Even in a country with acceptable public educational and health structures in place, the design and implementation of a CCT program is nontrivial. For instance, since CCTs are not meant to substitute for the normal income source of a poor household, the amount of the CCT should not be so large that the adult workers of the household have the option to stop working [10]. Hence, while CCTs have been very successful in several nations, there is no CCT program that can be uniformly applied in every poverty-stricken nation with this high level of success. Like most types of policy, conditional cash transfers require a careful analysis of the circumstances before consideration as a viable solution to reducing poverty. If policymakers follow this detail-oriented approach in suitable environments, programs following the pattern of conditional cash transfers are likely to continue to succeed.


  [1] Behrman, J., Gallardo-Garcia, J., Parker, S., Todd, P., & Velez-Grajales, V. (2011, August). Are Conditional Cash Transfers Effective in Urban Areas? Evidence from Mexico. Retrieved October 17, 2015.

  [2] Conditional Cash Transfers: Have They Gone Too Far? - Inter-American Development Bank. (n.d.). Retrieved October 17, 2015.

  [3] Iqbal, F. (2006). Chapter 3: Education and Poverty. In Sustaining Gains in Poverty Reduction and Human Development in the Middle East and North Africa. Washington, DC: The World Bank.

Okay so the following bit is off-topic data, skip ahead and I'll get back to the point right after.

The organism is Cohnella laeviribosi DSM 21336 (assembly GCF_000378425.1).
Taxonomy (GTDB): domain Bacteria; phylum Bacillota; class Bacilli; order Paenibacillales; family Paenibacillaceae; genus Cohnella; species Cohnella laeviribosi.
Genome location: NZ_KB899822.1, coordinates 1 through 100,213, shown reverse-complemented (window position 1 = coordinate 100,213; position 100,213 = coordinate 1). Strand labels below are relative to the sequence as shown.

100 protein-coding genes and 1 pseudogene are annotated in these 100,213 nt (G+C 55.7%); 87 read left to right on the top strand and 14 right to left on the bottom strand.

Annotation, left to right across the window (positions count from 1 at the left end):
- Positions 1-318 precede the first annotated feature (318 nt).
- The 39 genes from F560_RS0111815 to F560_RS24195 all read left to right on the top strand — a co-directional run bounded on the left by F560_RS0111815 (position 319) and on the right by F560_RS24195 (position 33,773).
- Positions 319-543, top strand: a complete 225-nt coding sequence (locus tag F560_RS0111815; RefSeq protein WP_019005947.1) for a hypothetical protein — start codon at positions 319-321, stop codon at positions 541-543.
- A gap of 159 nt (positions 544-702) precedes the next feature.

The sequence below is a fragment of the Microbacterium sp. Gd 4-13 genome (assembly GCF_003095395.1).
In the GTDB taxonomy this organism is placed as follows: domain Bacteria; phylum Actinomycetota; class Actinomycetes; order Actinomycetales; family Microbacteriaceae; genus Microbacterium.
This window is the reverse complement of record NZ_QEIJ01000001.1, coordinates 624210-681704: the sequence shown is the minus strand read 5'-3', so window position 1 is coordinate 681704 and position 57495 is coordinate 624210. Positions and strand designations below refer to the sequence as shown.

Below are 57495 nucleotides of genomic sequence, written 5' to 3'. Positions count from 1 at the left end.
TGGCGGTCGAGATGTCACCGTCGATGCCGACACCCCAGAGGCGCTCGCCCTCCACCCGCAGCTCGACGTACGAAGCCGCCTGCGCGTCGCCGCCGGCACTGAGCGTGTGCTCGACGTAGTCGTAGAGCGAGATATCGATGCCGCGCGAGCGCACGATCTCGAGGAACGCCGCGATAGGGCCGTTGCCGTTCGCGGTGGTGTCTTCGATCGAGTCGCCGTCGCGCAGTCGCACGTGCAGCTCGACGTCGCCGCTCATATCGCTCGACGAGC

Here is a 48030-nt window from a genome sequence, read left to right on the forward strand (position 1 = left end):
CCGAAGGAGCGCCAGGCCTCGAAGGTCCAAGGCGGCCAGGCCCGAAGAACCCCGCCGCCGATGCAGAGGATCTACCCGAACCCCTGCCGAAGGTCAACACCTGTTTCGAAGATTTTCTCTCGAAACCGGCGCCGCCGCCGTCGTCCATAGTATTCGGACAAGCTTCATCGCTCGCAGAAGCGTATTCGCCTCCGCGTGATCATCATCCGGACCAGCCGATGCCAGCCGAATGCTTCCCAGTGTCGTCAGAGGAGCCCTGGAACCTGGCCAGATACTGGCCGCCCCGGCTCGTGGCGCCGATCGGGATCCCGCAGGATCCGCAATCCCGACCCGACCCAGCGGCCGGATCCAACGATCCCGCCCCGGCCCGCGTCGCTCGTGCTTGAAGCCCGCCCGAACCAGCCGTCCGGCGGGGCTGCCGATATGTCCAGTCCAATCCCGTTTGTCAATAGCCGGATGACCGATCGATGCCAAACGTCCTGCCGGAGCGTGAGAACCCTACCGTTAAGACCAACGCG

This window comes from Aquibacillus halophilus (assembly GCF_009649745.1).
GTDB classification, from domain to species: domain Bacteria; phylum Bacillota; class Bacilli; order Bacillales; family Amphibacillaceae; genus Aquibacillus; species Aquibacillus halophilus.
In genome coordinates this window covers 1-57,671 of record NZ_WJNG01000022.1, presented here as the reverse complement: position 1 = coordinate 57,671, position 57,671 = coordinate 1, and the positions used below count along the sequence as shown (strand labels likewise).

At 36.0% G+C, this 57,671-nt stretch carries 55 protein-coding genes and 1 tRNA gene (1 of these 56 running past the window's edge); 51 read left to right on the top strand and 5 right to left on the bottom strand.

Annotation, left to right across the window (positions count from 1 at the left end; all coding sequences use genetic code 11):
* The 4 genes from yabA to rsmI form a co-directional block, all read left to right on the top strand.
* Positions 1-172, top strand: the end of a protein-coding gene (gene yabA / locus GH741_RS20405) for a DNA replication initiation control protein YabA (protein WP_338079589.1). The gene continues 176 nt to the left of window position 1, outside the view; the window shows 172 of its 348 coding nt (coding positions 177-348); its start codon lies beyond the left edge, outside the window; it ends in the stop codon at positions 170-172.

[4] A Model from Mexico for the World. (2014, November 19). Retrieved October 20, 2015.

  [5]PROSPERA2015. (2015). Retrieved October 20, 2015.

  [6] Mexico: Scaling Up Progresa/Oportunidades - Conditional Cash Transfer Programme. (2011, November 1). Retrieved October 20, 2015.

  [7]Paes-Sousa, R., Santos, L., & Miazaki, E. (2011, April 29). Effects of a conditional cash transfer programme on child nutrition in Brazil. Retrieved October 17, 2015.

  [8] Biswas, S. (2012, November 28). Will cash transfers work in India? - BBC News. Retrieved October 17, 2015.

  [9] All Children in School By 2015 Global Initiative on Out-of-School Children: South Asia Regional Study Covering Bangladesh, India, Pakistan and Sri Lanka. (2014, January). Retrieved October 17, 2015.

  [10] Levy, S. (2015, May 21). Is social policy in Latin America heading in the right direction? Beyond conditional cash transfer programs. Retrieved October 17, 2015.